Josh Cohen's Analysis: By January, five to seven teams are all but mathematically eliminated from playoff contention. By February, that total jumps from eight to 10. And by March; 10-12 teams are pretty much out of it. As a result, winning games once the playoffs are impractical becomes counterproductive (draft lottery percentages). It seems beyond logical for the NBA to adopt a formula to keep every team – regardless of the standings – engaged for the entire season. Do the Bucks, for instance, really deserve an automatic playoff berth? CLICK NEXT FOR SOLUTION
It’s been faintly mentioned before, but this strategy would repair the problem. It’s very simple, too. The top seven teams from each conference advance to the playoffs and the final slot is decided off a single-elimination tournament. So basically, the 16 teams that didn’t automatically qualify get one last chance to earn a trip to the postseason. In each round, the team with the better record gets the home-court advantage and the tournament emerges without any skipped days to avoid a dragged-out process.
It is sometimes apparent that teams purposely secure a specific playoff seeding to create a more favorable matchup. This season, for instance, it sure seemed Boston zoomed in on New York as a No. 7 seed rather than make every attempt to climb up to play either Indiana or Brooklyn. Earning a higher seed, however, should deliver more benefits than just a home-court edge. CLICK NEXT FOR SOLUTION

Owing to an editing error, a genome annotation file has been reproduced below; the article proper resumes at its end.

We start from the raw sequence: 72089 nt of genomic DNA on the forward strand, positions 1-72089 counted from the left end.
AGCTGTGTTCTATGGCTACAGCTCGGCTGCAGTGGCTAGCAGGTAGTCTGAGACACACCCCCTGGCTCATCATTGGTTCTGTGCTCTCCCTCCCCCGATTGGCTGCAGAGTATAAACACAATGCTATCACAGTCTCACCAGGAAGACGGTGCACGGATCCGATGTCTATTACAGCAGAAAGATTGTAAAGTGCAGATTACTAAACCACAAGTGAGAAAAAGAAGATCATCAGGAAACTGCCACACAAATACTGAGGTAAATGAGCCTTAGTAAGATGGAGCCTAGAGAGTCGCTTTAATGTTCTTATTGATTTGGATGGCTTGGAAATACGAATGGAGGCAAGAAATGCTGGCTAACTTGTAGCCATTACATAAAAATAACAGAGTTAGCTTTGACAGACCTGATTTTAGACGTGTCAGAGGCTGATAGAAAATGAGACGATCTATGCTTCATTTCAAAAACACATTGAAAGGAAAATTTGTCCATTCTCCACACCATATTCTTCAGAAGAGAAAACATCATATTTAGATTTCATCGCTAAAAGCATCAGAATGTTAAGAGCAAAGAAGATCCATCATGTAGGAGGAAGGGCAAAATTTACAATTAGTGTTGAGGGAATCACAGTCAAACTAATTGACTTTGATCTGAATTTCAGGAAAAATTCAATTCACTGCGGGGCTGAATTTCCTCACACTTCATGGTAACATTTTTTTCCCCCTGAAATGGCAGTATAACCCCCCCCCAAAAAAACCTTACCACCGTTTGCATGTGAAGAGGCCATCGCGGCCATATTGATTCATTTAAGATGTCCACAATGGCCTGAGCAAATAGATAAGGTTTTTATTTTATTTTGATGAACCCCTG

It’s the pick-your-opponent concept and it would generate enthralling drama leading into the playoffs and after each round is complete. So for example, Miami, which owns the best record in the league, would choose its opponent in the First Round and assuming it advances, the subsequent rounds. The teams with the next best records would follow suit. In the case of the Knicks, for instance, they could avoid the Celtics and choose to play the Hawks even though Atlanta is higher in the standings than Boston.
The NBA Finals is an awesome event and could rival the NFL’s Super Bowl if not exceed it. The problem is; only two cities and two fan bases are fully engaged in it. In the NFL, regardless of which teams are playing in the Super Bowl, everyone is betrothed by it especially because there is a central location for people to congregate. CLICK NEXT FOR SOLUTION
The first four games of the NBA Finals are hosted in different cities and in football-sized stadiums. Like we saw in 2010 when the All-Star Game was played in Dallas at Cowboys Stadium, the ambiance and pageantry would attract the entire NBA universe. And what would make it even more riveting is the fact that the event would spread across four different locations and venues. Since the last three games of the series are not necessary and can’t be planned ahead of time, those games could be played at the arenas of the teams competing for a title.
The preseason is meant to get the players in shape and have teams start gelling before the games actually count. Understood, makes sense. However, it would be ideal if the exhibition schedule provided more stylishness and excitement. CLICK NEXT FOR SOLUTION
Like it is in pro baseball where teams relocate for a month and practice in a set alternative location (Florida and Arizona), the NBA should go overseas in October and situate in variety of countries. The model is: the 30 teams are divided into groups of five with there being six different locations. So for instance, the Magic, Bulls, Lakers, Pistons and Spurs could be assigned to Madrid, Spain where they will play their exhibition games against one another and hold their practices there as well. Just think how much more enthused other countries would be for the NBA.